Analysing rank statistics: The Cochrane Kit Kat Trial




Poster session 2 Thursday: Evidence synthesis - methods / improving conduct and reporting


Thursday 14 September 2017 - 12:30 to 14:00


All authors in correct order:

Le J1, Fusco N1, Lindsley K2, Chaimani A3, Cao M4, Chen Y5, Li T6
1 Johns Hopkins University - Bloomberg School of Public Health, USA
2 Cochrane Eyes and Vision, US Satellite, USA
3 Paris Descartes, France
4 University of Texas School of Public Health, USA
5 Department of Biostatistics, Epidemiology and Informatics; Perelman School of Medicine, USA
6 Cochrane United States, USA
Presenting author and contact person

Presenting author:

Jimmy Le

Contact person:

Abstract text
Background: We illustrated an approach of teaching randomised-controlled trials through a 'Kit Kat' trial with participants at the 24th Cochrane Colloquium in Seoul, Korea. The trial ran in four cohorts of tasters where three out of four Kit Kats from the United States (US), United Kingdom (UK), France, and South Africa were compared in each cohort.

Objective: To illustrate the challenges in analysing and interpreting rank statistics in the context of a network of trials

Methods: We used a crossover design. Each taster tried a piece of three different Kit Kats, wrapped in foil, in a random order. We concealed the random sequence using opaque stickers that were peeled off at time of randomisation. Participants indicated which Kit Kat they liked the 'most', 'second most', and 'least'. This design created a network of four 'nodes' for comparison where the outcome of interest is rank statistics.

We summarised the ranks by cohort. We examined whether there is evidence for carry-over effect and cohort effect. We pooled the differences of proportion of each rank in a fixed effect meta-analysis. We also fit Bradley-Terry models to estimate the latent 'likeness' of each Kit Kat by pooling ranks across cohorts while acknowledging the cohort effects. Such latent likeness can be used to rank the preference of Kit Kats, or predict the outcome of a comparison, e.g. probability of one Kit Kat is preferred over another.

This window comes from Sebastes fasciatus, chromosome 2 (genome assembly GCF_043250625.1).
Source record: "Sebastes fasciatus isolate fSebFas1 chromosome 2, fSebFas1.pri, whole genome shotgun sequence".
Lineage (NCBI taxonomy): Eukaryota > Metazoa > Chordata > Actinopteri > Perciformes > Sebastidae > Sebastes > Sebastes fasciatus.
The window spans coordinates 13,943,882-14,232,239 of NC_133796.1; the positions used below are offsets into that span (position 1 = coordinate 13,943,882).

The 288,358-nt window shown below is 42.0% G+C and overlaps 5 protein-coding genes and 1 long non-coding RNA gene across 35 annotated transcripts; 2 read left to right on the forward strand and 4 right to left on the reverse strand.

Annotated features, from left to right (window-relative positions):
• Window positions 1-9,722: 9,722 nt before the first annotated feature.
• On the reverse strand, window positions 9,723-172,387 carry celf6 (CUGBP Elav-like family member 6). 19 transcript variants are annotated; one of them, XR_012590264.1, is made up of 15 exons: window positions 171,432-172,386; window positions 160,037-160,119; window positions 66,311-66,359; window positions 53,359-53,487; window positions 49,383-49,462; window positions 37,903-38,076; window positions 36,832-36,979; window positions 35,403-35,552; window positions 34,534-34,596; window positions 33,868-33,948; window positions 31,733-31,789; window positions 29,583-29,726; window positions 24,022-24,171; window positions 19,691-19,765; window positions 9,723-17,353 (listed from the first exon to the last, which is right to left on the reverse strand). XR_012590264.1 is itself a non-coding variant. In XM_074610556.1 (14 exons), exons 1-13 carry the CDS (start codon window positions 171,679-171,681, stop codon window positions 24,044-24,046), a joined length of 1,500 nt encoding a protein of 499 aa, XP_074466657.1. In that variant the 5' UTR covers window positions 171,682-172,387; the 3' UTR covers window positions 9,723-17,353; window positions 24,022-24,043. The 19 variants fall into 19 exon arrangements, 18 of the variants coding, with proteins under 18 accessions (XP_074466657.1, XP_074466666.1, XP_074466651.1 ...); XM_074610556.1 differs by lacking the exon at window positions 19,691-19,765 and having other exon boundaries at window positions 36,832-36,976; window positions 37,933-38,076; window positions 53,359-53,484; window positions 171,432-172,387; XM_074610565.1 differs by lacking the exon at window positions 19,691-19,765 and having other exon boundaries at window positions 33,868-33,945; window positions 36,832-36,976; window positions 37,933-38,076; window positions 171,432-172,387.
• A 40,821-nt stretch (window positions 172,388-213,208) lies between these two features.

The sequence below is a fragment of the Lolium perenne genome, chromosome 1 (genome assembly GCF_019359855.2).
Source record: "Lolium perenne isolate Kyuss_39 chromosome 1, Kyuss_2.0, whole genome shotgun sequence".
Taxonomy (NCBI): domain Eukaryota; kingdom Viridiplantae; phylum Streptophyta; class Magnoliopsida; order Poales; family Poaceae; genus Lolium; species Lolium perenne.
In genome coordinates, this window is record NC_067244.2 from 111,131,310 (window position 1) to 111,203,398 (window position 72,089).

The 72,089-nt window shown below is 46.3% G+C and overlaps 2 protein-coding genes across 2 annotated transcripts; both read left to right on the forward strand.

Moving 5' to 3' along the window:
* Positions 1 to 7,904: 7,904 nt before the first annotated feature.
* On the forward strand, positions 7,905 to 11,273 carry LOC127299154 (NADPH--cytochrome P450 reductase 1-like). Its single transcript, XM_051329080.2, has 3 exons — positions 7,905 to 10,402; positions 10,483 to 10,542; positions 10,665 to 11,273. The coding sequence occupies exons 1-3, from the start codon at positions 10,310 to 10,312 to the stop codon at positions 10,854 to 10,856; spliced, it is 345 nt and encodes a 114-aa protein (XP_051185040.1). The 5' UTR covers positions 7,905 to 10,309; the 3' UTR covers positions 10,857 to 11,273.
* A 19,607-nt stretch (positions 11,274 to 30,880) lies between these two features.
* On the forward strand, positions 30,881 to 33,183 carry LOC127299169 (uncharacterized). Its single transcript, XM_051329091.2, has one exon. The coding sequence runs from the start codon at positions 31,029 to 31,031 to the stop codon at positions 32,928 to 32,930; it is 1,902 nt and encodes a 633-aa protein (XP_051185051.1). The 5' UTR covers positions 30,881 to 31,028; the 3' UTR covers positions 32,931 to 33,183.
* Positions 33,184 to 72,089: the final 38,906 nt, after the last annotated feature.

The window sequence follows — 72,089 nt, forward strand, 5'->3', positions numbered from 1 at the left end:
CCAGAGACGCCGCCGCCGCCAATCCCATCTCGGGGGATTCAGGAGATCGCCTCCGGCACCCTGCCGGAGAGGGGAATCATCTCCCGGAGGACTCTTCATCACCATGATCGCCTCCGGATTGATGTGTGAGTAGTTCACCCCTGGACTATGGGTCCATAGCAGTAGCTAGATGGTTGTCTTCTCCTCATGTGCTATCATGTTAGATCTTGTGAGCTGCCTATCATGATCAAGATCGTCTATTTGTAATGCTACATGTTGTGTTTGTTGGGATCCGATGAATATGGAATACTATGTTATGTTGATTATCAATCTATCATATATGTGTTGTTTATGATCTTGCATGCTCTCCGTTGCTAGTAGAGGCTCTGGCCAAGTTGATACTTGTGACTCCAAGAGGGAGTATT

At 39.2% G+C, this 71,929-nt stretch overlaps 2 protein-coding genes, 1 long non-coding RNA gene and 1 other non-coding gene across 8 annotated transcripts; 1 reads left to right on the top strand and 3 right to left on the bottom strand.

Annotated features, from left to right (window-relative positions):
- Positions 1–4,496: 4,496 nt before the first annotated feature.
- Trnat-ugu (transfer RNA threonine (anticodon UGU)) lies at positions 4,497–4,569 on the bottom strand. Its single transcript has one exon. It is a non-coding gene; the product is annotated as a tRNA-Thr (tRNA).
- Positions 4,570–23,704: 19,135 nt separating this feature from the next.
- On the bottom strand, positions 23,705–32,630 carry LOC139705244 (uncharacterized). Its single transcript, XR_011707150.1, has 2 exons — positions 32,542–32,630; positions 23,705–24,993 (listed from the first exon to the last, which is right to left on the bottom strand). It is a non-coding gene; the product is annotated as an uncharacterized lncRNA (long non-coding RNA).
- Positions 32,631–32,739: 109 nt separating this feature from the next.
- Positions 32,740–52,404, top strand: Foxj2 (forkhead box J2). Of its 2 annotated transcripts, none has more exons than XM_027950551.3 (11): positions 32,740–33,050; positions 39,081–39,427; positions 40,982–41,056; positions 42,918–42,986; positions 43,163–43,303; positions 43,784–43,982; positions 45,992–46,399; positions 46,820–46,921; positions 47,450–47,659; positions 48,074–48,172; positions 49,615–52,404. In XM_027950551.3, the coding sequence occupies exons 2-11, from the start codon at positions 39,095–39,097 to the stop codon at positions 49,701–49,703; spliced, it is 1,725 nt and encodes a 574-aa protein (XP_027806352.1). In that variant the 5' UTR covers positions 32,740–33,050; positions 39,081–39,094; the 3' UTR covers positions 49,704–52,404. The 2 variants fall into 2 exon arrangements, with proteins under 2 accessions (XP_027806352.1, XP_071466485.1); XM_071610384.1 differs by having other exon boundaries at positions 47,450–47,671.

Results: 126 conference attendees from 33 different countries participated from 24 - 26 October 2016. We observed a cohort effect, which may explain inconsistent rankings between cohorts (Figure). The pairwise meta-analyses suggest that Kit Kats from France were never 'liked the most' and Kit Kats from the UK were never 'liked the least'.

Bradley-Terry model suggested that Kit Kats from South Africa (likeness value= 0.35; the higher the more likable) are liked more than Kit Kats from the UK (0.22), US (0.14), or France (reference= 0) (Table).

Conclusions: Meta-analysis may be an appropriate method to combine rank statistics. The statisticians we consulted also suggested different approaches, which we will present at the Summit.